“In every project, the executive sponsor, project sponsor,
or designee documented in the project charter should officially approve and
accept deliverables, change requests or milestones that have been performed
along the way. Acceptance along the way helps to mitigate risks by closing
tasks that can be affected by a risk. By providing the business organization
opportunities to review work performed, any mis-communications can be caught
early and managed. The project manager should meet with the project sponsor and
executive sponsor to review the completed work. The executive sponsor should
then approve the work, confirming that it was completed as agreed upon in the
project charter. There are several different times when a formal acceptance and
approval should be sought and obtained:
When a deliverable is completed
When a change request or a group of change
requests is completed
At the end of every phase or milestone
At project completion”
Project Acceptance Procedure
“Most technical methodologies define a formal acceptance
procedure. Unfortunately, that process is often ignored and default acceptance
of the 'no news is good news' criteria is used, creating conflict,
misunderstanding, and mis-communication between the business group(s) and the
technical group. Make sure acceptance is a deliberate, formal process, to avoid
the inevitable finger-pointing blame game that will ensue by ignoring it.”
“The following process can be used if your organization does
not have a formal acceptance process:
on the project charter and project plan, the project manager should create
a Deliverables Acceptance Log, listing each deliverable and milestone that
requires the project sponsor’s or executive sponsor’s approval upon
completion. This log should be part of the project charter and the
acceptance process should be described during a formal project charter
change requests are submitted, they should be added to the Deliverables
Acceptance Log in chronological order between the predefined deliverables
project manager should complete a deliverables acceptance form for each
deliverable, each milestone, and each change request. The form should
describe in detail the deliverable, milestone, or change request and
should provide space for the project manager and the project sponsor or
executive sponsor to sign off. Any supporting documentation should be
attached, such as testing forms, screen prints, e-mails, or reports.
more than one change request is completed within a given period of time,
they can be grouped on one form if it makes sense to do so.
forms can be completed either at the time each deliverable, milestone, or
change request is added to the Deliverables Acceptance Log or at the point
in time when signoff is required.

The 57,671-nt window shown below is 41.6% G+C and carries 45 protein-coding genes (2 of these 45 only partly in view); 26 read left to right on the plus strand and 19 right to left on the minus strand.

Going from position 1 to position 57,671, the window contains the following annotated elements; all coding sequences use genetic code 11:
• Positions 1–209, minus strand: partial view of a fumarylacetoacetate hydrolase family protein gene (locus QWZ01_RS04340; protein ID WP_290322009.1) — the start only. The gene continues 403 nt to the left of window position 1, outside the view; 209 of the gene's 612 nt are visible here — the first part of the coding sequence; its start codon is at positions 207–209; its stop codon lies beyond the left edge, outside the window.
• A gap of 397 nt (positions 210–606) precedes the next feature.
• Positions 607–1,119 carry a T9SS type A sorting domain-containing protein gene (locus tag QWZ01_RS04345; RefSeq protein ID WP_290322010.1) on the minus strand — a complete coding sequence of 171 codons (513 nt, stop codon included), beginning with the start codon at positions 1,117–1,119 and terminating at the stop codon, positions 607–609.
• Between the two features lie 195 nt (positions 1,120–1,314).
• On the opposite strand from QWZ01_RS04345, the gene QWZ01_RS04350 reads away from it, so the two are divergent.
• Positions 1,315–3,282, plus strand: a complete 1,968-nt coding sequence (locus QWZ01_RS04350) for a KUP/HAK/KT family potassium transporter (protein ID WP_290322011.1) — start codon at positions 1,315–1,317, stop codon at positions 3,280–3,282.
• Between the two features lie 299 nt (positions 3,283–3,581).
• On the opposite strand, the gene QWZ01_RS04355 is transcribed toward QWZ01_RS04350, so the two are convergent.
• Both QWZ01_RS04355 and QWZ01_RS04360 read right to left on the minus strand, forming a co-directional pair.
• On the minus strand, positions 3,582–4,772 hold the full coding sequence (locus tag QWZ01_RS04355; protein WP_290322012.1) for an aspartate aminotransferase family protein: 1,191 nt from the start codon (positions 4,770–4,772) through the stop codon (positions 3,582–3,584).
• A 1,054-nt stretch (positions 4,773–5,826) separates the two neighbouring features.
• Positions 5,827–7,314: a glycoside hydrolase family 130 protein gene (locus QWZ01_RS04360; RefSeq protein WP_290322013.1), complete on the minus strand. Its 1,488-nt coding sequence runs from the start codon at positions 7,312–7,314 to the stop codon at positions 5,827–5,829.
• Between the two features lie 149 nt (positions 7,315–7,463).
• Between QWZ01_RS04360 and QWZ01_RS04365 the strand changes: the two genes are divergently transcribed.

the close of the project, a project completion (or final) acceptance form
should be completed, indicating that all expectations were met and
accepted per the project charter (as amended by authorized change
Deliverables Acceptance Log and all completed deliverables acceptance
forms should be kept in the project notebook in the section labeled
work is completed for a deliverable, milestone, or change request, the
project manager should meet with the project sponsor and executive sponsor
to review the performed work. This review session (walkthrough with all
necessary parties) can be incorporated into the planned status meetings or
it can be a specific acceptance meeting. If the work is satisfactory, the
project manager and the project sponsor or executive sponsor should
approve and accept the work.
deliverables should be approved by the project manager and the project
sponsor or executive sponsor.
that have been submitted for approval should be tracked on the
Deliverables Acceptance Log, which is maintained in the project notebook.
deliverables acceptance form should be signed and returned to the project
manager as specified in the project charter. The form should be marked
accepted or rejected. Acceptance means that the deliverable fully meets
expectations. Acceptance or rejection of deliverables by default or by
conditional approval is not allowed.
that are not accepted within the time period specified in the project
charter should be added to the project status report and the project
issues log until they are resolved. Any outstanding deliverables should be
reviewed at weekly status meetings. Late acceptances can result in a
noncompliance change request.
deliverable is rejected, a detailed description of why it was rejected
should be included in the form. If required, a meeting can be held to
discuss the deliverable in detail. All errors and omissions should be
detailed in the rejection.
resubmittal should be permitted to allow the deliverable to be modified
and to address the items that were specifically rejected. If additional
resubmittals are required, the change procedure should be invoked.
between the business organization and the technical organization
management should begin if disagreement arises as to the action to be
taken or the extent of corrections needed to satisfy the executive sponsor
with regard to a rejecteed deliverable. All attempts should be made to
resolve the issue at the lowest management level possible. When necessary,
escalation to the next higher management level should take place.”